I was in a car accident today. Nothing serious; just a simple fender bender (or in my case, a metal post that got all up in my grill) one of those silly things that happen when you’re distracted or in a rush. Unfortunately, the Mom Mobile will be immobile for a week or so but the good folks at Levett Auto be providing me with a courtesy car that will have me terrorizing the streets again in no time.
I don’t mean to give the impression that I’m a bad driver – two minor accidents in 25 years, neither of which I was found at fault- but whenever something like this happens, my first instinct is to call my ex-husband. I may be the crisis communications expert, but he was the one who could stay level-headed & action-oriented when faced with a personal crisis. He also handled all of our financial matters – banking, investments, tax planning – so when we separated, I was like a fish out of water dealing with my money. Frankly, I used to spend my money until it was gone, or in the case of my first chequing account, when it wasn’t even there. Granted, I was a very well-dressed fish, but often in debt.
Being on my own, I’ve pulled together a few rudimentary investment skills with the help of my Girls Gone Rich investment-savvy friends, my long-time financial advisor (my ex & I continue to work with the same advisor) and an app called Black Book that helps to keep me on budget each month (OK, most months, because sometimes Visconti & du Reau boots MUST be bought). There are still some things that I’m learning to do on my own, household-type matters that my ex would normally attend to, but I feel my confidence in tackling these once intimidating tasks growing daily. I haven’t quite figured out how to build an IKEA bookshelf, but apparently a monkey can do it so there is hope for me yet.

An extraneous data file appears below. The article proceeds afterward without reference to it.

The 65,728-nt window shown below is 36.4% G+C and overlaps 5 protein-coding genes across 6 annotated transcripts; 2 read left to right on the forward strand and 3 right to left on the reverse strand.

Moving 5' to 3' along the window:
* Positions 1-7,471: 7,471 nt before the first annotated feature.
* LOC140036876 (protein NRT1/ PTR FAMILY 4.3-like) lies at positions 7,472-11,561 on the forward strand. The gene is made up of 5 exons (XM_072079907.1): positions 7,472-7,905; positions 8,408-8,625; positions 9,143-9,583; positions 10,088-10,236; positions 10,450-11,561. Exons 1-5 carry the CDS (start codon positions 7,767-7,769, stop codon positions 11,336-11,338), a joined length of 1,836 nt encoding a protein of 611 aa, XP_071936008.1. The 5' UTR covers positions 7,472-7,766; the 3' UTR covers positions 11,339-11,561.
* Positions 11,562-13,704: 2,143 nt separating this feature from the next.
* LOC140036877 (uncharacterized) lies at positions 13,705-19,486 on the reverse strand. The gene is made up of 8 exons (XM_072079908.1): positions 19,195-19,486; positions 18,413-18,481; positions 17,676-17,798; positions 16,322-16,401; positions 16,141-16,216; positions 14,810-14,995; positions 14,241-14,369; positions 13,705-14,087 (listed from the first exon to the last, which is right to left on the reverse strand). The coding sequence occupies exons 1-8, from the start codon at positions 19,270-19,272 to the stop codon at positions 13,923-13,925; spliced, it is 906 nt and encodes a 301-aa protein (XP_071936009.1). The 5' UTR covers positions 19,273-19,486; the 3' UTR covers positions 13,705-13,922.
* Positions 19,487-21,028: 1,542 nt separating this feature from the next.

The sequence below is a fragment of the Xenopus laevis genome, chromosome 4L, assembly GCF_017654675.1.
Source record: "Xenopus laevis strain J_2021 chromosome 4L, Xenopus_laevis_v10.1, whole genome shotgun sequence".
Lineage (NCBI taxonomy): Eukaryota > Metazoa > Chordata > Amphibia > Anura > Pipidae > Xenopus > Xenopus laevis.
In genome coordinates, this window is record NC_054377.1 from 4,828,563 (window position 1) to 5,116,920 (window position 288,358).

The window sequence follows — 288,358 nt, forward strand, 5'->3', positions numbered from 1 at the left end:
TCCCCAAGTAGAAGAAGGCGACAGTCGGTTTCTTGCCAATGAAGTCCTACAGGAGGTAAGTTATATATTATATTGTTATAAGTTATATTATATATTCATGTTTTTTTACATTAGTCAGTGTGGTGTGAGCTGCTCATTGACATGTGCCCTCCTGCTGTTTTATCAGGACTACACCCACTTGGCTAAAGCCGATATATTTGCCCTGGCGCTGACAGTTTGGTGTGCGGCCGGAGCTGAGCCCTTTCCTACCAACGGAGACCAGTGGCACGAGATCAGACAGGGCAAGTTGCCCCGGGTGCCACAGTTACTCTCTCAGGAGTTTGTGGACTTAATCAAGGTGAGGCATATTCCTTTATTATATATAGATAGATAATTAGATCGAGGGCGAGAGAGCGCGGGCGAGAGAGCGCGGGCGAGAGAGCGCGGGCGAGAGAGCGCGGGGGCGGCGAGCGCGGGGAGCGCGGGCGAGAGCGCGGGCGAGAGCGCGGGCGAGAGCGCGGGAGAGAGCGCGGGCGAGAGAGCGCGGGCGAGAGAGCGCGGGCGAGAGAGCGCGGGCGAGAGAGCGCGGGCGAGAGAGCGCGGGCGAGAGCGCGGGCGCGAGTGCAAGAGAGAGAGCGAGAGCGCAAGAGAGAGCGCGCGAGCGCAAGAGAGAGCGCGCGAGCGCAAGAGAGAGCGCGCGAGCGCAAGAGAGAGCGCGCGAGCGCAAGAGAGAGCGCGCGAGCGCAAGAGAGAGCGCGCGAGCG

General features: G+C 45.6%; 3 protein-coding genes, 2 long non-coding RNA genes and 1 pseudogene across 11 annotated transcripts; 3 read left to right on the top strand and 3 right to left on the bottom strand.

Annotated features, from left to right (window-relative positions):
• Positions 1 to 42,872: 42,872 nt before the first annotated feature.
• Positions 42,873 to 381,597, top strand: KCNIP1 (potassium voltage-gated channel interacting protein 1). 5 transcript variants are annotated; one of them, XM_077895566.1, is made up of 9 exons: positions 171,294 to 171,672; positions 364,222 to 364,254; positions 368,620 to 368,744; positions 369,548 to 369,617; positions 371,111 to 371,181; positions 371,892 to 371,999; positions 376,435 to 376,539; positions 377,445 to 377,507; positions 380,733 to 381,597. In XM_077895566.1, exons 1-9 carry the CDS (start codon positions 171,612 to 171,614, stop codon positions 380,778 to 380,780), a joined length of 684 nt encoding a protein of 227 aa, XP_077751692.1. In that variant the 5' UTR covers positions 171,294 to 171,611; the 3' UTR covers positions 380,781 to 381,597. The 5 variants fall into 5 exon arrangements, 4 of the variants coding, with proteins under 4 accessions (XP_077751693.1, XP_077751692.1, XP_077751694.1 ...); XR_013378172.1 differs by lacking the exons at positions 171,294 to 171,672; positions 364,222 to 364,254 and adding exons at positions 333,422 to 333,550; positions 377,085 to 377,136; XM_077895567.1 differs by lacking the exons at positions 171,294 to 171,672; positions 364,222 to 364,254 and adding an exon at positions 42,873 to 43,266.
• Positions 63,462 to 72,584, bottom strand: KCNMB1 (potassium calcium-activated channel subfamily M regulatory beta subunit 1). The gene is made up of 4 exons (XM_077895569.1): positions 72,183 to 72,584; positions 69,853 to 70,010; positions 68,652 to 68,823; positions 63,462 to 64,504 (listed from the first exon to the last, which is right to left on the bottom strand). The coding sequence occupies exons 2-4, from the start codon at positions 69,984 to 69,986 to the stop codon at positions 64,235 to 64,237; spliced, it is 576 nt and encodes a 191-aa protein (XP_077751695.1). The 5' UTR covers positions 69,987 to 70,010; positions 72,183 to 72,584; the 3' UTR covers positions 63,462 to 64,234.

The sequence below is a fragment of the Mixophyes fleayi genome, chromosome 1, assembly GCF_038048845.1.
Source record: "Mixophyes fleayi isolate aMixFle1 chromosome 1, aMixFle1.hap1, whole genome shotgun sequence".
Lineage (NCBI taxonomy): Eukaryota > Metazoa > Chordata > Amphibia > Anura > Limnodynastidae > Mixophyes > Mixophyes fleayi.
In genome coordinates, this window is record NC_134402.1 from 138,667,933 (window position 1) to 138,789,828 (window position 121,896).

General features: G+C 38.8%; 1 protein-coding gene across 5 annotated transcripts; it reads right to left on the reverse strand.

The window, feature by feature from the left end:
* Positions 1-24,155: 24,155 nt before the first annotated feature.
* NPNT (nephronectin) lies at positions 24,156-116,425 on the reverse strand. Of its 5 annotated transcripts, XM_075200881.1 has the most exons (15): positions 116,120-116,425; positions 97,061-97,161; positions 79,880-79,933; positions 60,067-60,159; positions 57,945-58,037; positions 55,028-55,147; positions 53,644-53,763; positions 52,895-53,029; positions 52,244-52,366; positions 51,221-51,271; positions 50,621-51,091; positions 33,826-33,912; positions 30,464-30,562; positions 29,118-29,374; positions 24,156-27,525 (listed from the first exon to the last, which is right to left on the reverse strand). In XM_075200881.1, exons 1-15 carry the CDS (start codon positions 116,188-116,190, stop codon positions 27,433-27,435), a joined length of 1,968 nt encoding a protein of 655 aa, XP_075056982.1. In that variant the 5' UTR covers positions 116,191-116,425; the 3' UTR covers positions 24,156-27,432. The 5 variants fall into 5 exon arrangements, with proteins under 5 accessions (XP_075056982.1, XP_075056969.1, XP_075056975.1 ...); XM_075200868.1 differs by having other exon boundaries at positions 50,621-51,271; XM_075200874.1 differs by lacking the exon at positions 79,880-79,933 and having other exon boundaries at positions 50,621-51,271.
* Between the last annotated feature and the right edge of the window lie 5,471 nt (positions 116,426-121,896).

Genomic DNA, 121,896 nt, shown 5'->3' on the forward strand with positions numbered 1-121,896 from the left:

I read a quote from Dr. Peggy Drexler, a gender expert and author of two fantastic books on modern families including “Raising Boys without Men: How Maverick Moms are Creating the Next Generation of Exceptional Men” that resonated deeply with me: “Mothers display what we used to consider “masculine” attributes, such as heroism or cool-headedness or strength, while boys are being raised to embody more “womanly” traits, such as self-expression,the ability to compromise, and a stronger attachment to the people, pets, and places in their lives.” While I’m sure Dr. Drexler has her critics, I think that the transference of traditional roles will empower moms & boys alike. The title of this post comes from one of my favourite poets, e.e. cummings. His love poems are often about surrendering, to losing one’s self in love or lust, but this line is extremely empowering & pragmatic. It does indeed take courage to grow up & become who you really are for the sake of your children & your own self worth. Taking control of our finances and our future has been a huge step for me, but seeing the respect in my boys’ eyes when I can catch a rat in a trap, dig a grave in the pouring rain for a beloved pet, or dead lift 150lbs under Mistress Pinky’s watchful eye makes me realize that this is who I really am. I am a maverick mother, a fiercely loyal friend, a dedicated daughter, supportive sister, sister-in-law & an awesome aunt. And I am fearless.
Although I do wish someone could help me deal with my goddamn Christmas lights. They remain a mystery.